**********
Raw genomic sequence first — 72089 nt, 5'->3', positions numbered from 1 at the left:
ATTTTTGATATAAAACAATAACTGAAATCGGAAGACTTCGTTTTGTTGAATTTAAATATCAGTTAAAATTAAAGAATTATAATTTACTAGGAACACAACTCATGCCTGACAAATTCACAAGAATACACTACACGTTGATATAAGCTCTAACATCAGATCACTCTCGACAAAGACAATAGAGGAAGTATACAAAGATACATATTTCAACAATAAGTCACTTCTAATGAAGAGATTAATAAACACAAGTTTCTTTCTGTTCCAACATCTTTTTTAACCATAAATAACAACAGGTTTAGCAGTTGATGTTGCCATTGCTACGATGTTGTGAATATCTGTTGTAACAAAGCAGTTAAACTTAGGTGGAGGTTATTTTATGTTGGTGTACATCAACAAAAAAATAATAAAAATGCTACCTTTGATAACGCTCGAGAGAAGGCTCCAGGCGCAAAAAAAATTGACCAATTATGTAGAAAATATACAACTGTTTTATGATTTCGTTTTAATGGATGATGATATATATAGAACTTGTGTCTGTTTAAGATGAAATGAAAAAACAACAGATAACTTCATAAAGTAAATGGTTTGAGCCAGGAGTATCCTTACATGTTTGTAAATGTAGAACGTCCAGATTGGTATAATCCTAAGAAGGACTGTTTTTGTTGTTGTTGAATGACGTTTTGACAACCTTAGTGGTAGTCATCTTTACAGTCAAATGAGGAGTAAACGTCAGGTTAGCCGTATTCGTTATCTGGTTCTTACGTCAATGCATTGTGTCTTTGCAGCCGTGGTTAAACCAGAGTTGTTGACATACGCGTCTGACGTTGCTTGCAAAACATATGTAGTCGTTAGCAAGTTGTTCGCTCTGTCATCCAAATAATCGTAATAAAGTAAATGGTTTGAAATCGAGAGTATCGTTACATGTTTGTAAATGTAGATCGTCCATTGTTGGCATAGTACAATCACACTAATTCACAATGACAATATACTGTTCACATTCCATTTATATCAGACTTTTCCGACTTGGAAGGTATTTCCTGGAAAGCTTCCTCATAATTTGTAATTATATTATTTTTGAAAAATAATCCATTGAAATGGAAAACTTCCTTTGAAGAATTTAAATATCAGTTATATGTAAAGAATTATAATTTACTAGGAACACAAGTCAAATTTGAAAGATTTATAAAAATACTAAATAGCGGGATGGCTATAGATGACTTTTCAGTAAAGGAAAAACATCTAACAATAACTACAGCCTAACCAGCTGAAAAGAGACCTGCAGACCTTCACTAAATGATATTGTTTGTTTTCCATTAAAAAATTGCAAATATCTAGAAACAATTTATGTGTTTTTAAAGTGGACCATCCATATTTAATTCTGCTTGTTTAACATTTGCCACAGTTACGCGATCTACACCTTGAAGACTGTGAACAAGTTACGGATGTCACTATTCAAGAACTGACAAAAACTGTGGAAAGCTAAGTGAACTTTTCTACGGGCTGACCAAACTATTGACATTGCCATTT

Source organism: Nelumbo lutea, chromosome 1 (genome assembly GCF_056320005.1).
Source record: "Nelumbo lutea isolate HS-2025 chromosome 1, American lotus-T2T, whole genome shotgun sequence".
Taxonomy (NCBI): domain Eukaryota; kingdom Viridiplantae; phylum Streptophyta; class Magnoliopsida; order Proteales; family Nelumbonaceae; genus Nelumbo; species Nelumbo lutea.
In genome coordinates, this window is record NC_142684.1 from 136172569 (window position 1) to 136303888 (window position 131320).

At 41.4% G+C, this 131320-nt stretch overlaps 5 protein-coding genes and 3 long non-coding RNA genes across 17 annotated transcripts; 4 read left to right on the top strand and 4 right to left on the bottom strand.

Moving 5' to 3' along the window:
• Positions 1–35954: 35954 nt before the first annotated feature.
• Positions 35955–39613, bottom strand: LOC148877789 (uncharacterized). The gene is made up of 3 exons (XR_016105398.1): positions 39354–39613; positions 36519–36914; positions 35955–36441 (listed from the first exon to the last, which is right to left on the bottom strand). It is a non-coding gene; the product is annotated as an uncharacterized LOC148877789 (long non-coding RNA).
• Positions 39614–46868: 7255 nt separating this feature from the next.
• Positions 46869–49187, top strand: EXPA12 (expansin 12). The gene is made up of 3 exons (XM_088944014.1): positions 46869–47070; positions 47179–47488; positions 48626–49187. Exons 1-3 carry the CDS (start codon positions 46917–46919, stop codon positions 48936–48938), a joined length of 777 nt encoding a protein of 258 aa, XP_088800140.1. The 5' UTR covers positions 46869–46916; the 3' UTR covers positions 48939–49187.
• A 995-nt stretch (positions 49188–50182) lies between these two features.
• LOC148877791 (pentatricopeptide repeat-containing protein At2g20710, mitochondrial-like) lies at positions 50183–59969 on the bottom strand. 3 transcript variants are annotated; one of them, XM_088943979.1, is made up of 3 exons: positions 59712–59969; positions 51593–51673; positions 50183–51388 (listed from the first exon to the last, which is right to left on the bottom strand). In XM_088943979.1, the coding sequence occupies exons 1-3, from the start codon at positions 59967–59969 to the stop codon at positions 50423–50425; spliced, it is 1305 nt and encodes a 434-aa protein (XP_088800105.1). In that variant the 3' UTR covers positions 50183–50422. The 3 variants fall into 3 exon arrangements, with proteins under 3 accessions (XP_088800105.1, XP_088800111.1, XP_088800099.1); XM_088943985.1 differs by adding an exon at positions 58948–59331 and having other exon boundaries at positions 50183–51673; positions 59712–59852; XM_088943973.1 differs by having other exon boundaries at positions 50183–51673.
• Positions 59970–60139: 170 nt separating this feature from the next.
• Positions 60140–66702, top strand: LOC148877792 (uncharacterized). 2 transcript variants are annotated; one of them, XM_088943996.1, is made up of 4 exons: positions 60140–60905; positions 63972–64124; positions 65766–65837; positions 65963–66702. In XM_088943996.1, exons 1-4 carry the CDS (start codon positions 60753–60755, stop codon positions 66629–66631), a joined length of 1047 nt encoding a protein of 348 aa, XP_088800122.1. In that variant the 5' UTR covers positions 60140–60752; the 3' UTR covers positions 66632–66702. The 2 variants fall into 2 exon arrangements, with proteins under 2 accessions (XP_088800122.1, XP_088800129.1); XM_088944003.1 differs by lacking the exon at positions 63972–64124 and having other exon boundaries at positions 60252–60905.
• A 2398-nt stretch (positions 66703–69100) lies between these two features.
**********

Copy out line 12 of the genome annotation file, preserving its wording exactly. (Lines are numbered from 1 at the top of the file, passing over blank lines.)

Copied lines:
• Positions 46869–49187, top strand: EXPA12 (expansin 12). The gene is made up of 3 exons (XM_088944014.1): positions 46869–47070; positions 47179–47488; positions 48626–49187. Exons 1-3 carry the CDS (start codon positions 46917–46919, stop codon positions 48936–48938), a joined length of 777 nt encoding a protein of 258 aa, XP_088800140.1. The 5' UTR covers positions 46869–46916; the 3' UTR covers positions 48939–49187.